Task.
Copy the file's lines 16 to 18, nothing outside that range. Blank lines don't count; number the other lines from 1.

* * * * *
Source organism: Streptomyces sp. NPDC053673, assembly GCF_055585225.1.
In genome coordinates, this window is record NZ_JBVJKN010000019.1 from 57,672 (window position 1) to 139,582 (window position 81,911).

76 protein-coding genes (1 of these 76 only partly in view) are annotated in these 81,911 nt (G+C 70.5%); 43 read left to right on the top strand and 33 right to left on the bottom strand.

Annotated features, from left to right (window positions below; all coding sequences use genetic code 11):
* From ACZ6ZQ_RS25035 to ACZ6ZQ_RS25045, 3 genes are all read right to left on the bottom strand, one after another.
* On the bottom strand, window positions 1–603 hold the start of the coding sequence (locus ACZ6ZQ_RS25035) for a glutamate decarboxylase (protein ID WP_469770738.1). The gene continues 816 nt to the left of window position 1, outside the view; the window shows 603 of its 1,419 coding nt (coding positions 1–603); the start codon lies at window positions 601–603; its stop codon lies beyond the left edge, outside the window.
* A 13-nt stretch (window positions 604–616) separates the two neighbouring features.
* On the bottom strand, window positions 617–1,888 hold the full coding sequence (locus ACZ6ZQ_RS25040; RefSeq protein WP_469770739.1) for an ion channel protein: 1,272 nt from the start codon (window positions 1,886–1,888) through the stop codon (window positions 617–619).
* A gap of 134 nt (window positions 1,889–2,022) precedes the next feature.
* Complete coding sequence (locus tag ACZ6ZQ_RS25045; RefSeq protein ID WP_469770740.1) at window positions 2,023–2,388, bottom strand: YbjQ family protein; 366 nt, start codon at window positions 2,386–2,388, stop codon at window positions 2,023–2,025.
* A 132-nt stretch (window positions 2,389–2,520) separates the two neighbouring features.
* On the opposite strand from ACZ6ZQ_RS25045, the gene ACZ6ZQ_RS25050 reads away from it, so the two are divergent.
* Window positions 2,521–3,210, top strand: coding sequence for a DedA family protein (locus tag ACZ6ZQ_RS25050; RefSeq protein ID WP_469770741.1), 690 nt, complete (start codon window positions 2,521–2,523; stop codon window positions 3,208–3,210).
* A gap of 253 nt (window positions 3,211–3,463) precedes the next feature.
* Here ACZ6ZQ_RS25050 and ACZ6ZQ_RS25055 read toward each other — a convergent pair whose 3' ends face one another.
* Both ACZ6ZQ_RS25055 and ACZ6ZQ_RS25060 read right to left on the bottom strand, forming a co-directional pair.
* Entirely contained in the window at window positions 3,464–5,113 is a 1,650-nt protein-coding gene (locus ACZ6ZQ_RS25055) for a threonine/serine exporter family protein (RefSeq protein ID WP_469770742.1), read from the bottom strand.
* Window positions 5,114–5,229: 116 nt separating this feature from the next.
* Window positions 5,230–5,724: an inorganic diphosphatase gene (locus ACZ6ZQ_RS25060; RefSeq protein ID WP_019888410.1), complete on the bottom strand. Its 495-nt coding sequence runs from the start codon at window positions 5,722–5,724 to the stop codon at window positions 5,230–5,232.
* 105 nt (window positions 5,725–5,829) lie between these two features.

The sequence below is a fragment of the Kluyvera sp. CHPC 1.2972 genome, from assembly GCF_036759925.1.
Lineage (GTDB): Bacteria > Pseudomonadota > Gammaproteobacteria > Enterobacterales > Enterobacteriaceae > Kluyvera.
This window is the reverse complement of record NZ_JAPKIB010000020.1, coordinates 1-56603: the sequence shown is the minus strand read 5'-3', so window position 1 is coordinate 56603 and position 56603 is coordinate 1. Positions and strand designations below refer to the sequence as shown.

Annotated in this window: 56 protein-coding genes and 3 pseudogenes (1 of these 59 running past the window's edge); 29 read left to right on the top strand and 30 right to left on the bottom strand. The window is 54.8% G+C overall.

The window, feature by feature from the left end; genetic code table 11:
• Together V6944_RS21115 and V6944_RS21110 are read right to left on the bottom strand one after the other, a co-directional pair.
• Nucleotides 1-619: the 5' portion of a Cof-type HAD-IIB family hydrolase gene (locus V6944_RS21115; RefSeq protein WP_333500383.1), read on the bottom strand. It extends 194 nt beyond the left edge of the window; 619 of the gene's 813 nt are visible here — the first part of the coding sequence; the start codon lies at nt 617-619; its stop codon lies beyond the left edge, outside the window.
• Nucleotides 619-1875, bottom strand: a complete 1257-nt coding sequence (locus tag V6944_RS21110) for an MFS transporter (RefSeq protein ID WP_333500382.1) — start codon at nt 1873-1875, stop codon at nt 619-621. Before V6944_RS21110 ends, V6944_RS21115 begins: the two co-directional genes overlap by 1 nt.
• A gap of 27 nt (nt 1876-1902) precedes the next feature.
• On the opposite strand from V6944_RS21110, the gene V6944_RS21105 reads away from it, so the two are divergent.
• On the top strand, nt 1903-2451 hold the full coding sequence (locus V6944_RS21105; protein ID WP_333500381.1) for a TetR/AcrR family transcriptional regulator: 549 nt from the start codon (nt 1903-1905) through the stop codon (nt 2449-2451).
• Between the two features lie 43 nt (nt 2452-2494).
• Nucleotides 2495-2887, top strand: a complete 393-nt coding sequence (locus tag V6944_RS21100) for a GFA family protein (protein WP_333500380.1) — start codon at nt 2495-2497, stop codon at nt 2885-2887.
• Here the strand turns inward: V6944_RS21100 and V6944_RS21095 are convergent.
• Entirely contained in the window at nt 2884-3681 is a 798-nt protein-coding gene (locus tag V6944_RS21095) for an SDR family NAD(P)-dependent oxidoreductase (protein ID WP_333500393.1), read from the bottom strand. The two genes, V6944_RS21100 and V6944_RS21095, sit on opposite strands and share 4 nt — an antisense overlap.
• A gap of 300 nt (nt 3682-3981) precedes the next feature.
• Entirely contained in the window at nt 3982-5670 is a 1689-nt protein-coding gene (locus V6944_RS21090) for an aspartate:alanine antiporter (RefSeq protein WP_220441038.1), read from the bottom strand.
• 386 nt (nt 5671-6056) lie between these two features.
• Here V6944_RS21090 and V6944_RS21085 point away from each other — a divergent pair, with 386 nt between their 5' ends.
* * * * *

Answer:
* Both ACZ6ZQ_RS25055 and ACZ6ZQ_RS25060 read right to left on the bottom strand, forming a co-directional pair.
* Entirely contained in the window at window positions 3,464–5,113 is a 1,650-nt protein-coding gene (locus ACZ6ZQ_RS25055) for a threonine/serine exporter family protein (RefSeq protein ID WP_469770742.1), read from the bottom strand.
* Window positions 5,114–5,229: 116 nt separating this feature from the next.